Catastrophic Ground Cover vs. Sinkhole (article)
Florida experiences more sinkhole activity than any other state. Sinkholes form when rainwater dissolves limestone and other types of rock underground. Florida’s bedrock consists mainly of limestone, which is why sinkholes are such a risk to the state.
Current Florida statue requires all personal and commercial property insurance policies to include catastrophic ground cover collapse. But that may not cover you should a sinkhole damage your property. Both types of coverage are defined below, with a comparison to help you determine your coverage needs based on your risk appetite.
Catastrophic gound cover collapse definition
Catastrophic ground cover collapse means the geological activity that results in all of the following:
- The abrupt collapse of the ground cover;
- A depression in the ground cover clearly visible to the naked eye;
- Structural damage to the building, including the foundation; and
- The insured structure being condemned and ordered to be vacated by the governmental agency authorized by law to issue such an order for that structure.
Sinkhole means a landform created by subsidence of soil, sediment, or rock as underlying strata are dissolved by groundwater. A sinkhole may form by collapse into subterranean voids created by the dissolution of limestone or dolostone, or by subsidence as these strata are dissolved.
Sinkhole loss means the structural damage to the building, including the foundation, caused by the sinkhole activity.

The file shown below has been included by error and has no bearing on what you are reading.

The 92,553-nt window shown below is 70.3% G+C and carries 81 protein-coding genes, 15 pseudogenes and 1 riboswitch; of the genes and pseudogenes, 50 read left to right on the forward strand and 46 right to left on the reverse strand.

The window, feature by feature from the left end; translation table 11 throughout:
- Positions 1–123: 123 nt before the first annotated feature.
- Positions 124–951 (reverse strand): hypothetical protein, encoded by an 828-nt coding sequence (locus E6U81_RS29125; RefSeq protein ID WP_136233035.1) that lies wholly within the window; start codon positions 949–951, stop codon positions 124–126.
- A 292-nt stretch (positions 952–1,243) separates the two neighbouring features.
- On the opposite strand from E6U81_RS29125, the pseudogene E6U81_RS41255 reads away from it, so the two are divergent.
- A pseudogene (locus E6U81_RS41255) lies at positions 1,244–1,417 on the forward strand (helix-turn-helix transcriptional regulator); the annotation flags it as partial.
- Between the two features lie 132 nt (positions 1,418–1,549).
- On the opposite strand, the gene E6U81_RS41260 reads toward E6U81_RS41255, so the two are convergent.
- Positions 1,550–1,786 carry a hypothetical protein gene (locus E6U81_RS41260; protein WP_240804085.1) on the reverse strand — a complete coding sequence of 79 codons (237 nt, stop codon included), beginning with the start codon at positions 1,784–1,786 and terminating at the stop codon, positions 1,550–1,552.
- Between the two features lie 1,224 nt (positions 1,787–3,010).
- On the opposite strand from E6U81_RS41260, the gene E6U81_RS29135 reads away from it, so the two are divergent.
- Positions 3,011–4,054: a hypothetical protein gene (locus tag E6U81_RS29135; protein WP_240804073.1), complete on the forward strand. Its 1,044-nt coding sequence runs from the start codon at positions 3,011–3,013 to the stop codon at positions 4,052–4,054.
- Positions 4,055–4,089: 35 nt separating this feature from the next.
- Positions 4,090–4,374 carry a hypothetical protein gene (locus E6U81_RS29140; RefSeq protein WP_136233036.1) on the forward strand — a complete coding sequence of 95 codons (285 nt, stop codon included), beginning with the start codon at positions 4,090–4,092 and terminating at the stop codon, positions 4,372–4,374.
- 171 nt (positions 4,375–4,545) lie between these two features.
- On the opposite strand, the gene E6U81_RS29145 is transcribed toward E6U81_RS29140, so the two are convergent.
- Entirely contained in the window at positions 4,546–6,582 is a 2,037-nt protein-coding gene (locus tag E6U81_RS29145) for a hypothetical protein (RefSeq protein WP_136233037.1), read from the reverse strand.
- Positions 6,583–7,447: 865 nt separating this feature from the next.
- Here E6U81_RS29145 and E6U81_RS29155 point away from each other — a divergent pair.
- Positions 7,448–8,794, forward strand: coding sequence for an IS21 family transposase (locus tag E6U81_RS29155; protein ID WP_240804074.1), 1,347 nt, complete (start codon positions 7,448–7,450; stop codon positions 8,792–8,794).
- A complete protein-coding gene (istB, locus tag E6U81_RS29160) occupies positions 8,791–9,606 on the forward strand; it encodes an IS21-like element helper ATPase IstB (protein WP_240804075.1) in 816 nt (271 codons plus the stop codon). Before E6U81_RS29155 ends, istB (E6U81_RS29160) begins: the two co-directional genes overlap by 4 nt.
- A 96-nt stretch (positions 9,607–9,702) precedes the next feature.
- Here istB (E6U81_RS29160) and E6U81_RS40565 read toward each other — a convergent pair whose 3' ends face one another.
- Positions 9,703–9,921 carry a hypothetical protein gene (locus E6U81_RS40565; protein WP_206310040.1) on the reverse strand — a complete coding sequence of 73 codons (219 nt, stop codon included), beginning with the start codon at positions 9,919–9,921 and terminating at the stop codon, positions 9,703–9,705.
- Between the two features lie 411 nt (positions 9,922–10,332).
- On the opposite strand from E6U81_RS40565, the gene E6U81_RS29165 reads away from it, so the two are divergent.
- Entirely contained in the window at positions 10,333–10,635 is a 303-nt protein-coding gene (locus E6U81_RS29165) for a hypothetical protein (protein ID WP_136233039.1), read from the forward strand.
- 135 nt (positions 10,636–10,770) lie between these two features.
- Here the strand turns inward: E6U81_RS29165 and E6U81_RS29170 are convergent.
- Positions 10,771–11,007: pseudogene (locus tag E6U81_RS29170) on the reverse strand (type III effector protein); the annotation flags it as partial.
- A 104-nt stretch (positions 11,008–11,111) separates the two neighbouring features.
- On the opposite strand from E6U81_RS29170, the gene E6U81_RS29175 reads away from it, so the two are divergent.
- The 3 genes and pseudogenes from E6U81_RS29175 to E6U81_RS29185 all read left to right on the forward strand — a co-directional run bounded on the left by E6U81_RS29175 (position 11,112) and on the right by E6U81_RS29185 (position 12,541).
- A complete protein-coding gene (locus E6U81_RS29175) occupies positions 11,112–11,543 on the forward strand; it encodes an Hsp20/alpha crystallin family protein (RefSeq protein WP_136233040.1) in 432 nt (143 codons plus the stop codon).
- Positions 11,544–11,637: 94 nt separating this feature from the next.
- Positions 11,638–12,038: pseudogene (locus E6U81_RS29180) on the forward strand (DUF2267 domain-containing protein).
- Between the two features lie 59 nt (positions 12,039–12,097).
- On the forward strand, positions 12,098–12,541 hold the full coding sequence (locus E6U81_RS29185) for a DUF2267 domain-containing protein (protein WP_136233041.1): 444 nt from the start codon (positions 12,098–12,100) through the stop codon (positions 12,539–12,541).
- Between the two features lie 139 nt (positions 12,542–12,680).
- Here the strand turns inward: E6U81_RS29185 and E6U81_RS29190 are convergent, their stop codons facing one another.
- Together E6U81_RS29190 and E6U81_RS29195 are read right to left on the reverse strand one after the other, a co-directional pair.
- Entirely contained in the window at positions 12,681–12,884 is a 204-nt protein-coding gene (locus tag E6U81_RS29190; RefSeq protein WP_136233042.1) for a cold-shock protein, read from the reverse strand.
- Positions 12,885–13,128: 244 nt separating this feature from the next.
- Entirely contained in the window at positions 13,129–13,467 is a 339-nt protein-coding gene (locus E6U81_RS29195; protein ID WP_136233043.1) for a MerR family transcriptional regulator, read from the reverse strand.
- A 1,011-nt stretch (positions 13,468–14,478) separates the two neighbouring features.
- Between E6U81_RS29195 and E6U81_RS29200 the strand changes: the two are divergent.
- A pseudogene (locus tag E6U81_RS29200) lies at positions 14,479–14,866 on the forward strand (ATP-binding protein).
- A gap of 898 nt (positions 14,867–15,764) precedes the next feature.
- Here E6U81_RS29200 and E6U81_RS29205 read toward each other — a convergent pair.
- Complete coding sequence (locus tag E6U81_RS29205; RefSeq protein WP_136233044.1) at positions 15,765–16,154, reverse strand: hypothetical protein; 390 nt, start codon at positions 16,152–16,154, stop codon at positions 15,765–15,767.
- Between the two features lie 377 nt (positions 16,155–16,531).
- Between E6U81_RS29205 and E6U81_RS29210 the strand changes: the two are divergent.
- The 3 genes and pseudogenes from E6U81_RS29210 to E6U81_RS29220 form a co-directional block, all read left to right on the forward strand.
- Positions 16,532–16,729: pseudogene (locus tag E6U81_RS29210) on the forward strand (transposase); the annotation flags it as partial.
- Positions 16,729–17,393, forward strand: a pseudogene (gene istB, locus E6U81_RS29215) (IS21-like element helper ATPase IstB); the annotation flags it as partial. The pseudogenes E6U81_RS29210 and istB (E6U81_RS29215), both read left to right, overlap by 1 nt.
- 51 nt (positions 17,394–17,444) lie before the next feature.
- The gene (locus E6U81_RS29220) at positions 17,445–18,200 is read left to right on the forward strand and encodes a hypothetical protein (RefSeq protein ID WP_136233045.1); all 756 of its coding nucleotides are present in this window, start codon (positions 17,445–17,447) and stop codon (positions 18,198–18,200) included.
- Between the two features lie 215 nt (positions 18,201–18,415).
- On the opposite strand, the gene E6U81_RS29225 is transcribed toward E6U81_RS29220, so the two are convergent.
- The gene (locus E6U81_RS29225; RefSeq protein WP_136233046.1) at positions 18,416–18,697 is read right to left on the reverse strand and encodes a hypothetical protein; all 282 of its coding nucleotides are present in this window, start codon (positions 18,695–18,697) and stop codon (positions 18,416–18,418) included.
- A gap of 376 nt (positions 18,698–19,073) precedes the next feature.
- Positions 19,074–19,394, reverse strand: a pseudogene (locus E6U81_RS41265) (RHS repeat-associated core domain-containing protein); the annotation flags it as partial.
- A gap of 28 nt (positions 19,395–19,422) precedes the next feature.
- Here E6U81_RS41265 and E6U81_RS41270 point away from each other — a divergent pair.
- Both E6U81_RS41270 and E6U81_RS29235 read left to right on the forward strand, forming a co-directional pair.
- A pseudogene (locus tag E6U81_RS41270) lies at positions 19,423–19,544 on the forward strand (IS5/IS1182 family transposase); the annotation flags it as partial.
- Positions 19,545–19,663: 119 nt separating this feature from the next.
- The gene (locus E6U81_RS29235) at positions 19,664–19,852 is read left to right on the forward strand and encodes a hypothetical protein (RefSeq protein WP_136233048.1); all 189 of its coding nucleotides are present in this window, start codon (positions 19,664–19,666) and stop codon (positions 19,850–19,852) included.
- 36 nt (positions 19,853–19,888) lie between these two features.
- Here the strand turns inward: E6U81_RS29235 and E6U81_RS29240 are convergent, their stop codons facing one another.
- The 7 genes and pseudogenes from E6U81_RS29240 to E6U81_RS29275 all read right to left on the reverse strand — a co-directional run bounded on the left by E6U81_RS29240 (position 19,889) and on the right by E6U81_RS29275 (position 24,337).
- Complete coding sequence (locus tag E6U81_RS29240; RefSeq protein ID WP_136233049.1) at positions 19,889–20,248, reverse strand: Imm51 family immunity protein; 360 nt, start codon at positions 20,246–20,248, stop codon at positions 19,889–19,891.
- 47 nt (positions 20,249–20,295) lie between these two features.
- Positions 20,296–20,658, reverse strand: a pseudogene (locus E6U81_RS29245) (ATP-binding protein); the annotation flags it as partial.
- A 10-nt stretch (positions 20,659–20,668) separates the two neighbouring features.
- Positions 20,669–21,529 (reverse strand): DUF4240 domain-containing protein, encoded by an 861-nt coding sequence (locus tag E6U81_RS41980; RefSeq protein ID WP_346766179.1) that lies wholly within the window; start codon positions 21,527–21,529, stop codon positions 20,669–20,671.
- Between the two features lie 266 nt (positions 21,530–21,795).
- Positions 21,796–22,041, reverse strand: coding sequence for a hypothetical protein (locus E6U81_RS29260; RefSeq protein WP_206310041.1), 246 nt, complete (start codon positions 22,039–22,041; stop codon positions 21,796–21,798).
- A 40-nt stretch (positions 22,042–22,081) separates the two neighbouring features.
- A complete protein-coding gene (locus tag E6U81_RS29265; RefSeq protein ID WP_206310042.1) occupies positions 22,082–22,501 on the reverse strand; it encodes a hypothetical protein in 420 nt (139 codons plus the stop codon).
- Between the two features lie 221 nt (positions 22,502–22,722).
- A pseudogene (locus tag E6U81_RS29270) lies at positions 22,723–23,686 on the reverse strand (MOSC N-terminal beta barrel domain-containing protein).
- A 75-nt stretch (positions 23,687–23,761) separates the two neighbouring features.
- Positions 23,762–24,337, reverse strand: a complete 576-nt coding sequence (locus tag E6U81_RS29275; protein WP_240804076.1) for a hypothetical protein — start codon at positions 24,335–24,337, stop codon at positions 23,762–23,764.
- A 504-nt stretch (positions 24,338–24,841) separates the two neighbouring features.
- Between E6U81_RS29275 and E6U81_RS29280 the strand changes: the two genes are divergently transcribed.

Sinkhole activity means settlement or systematic weakening of the earth supporting such property only when such settlement or systematic weakening results from movement or raveling of soils, sediments, or rock materials into subterranean voids created by the effect of water on limestone or similar rock formation.
- Sinkhole coverage provides more comprehensive coverage than Catastrophic Ground Cover Collapse. If the property suffers foundation cracks or other damage caused by sinkhole activity, meaning it is still habitable but just needs repairs, it will be covered with sinkhole coverage.
- Catastrophic ground cover collapse coverage is very restrictive and must meet all four criteria listed above to qualify for a loss.
- Sinkhole coverage does not require the building to be condemned and ordered to be vacated for coverage to trigger.
- Both catastrophic ground cover collapse and sinkhole coverage are intended to ONLY cover the roofed and walled structures. They are not intended to cover cracked driveways, sidewalks, swimming pools or patio decks. They do not cover sinkhole activity on open land, parking lots, streets or roads or similar property that may serve a community.
While you will save money on your premium without sinkhole coverage, you risk having to pay out of pocket for damages should sinkhole damage occur to your property. With the frequency of sinkhole activity in Florida, you should ensure your investment is protected with the most comprehensive coverage available.
For more information on sinkhole and catastrophic ground coverage, or Community Assocation Management other insurance questions, contact:
Matt Mercier, AAI, CIRMS, CMCA, LCAM
Director of Community Association Management